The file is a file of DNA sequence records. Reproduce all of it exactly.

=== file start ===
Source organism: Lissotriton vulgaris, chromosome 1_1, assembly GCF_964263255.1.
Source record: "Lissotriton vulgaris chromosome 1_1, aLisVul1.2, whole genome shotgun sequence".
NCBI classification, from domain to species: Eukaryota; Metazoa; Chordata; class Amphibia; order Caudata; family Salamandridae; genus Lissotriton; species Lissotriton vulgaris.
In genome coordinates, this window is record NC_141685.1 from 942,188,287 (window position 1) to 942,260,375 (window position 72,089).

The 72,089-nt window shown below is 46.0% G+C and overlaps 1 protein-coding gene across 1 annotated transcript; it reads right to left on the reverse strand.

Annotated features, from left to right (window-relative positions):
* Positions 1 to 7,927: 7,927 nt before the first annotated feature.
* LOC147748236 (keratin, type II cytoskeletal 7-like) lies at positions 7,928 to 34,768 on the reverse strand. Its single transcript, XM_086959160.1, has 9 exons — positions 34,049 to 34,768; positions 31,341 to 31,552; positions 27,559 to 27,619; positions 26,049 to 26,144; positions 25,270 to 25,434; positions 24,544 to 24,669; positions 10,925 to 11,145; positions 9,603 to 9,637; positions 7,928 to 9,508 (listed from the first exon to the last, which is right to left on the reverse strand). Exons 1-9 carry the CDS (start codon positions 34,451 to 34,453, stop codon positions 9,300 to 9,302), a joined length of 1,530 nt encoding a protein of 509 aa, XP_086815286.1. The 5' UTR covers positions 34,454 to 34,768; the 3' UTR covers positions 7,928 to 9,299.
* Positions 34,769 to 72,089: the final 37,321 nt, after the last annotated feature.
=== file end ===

Source organism: Lissotriton vulgaris, chromosome 1_1, assembly GCF_964263255.1.
Source record: "Lissotriton vulgaris chromosome 1_1, aLisVul1.2, whole genome shotgun sequence".
NCBI classification, from domain to species: Eukaryota; Metazoa; Chordata; class Amphibia; order Caudata; family Salamandridae; genus Lissotriton; species Lissotriton vulgaris.
In genome coordinates, this window is record NC_141685.1 from 942,188,287 (window position 1) to 942,260,375 (window position 72,089).

The 72,089-nt window shown below is 46.0% G+C and overlaps 1 protein-coding gene across 1 annotated transcript; it reads right to left on the reverse strand.

Annotated features, from left to right (window-relative positions):
* Positions 1 to 7,927: 7,927 nt before the first annotated feature.
* LOC147748236 (keratin, type II cytoskeletal 7-like) lies at positions 7,928 to 34,768 on the reverse strand. Its single transcript, XM_086959160.1, has 9 exons — positions 34,049 to 34,768; positions 31,341 to 31,552; positions 27,559 to 27,619; positions 26,049 to 26,144; positions 25,270 to 25,434; positions 24,544 to 24,669; positions 10,925 to 11,145; positions 9,603 to 9,637; positions 7,928 to 9,508 (listed from the first exon to the last, which is right to left on the reverse strand). Exons 1-9 carry the CDS (start codon positions 34,451 to 34,453, stop codon positions 9,300 to 9,302), a joined length of 1,530 nt encoding a protein of 509 aa, XP_086815286.1. The 5' UTR covers positions 34,454 to 34,768; the 3' UTR covers positions 7,928 to 9,299.
* Positions 34,769 to 72,089: the final 37,321 nt, after the last annotated feature.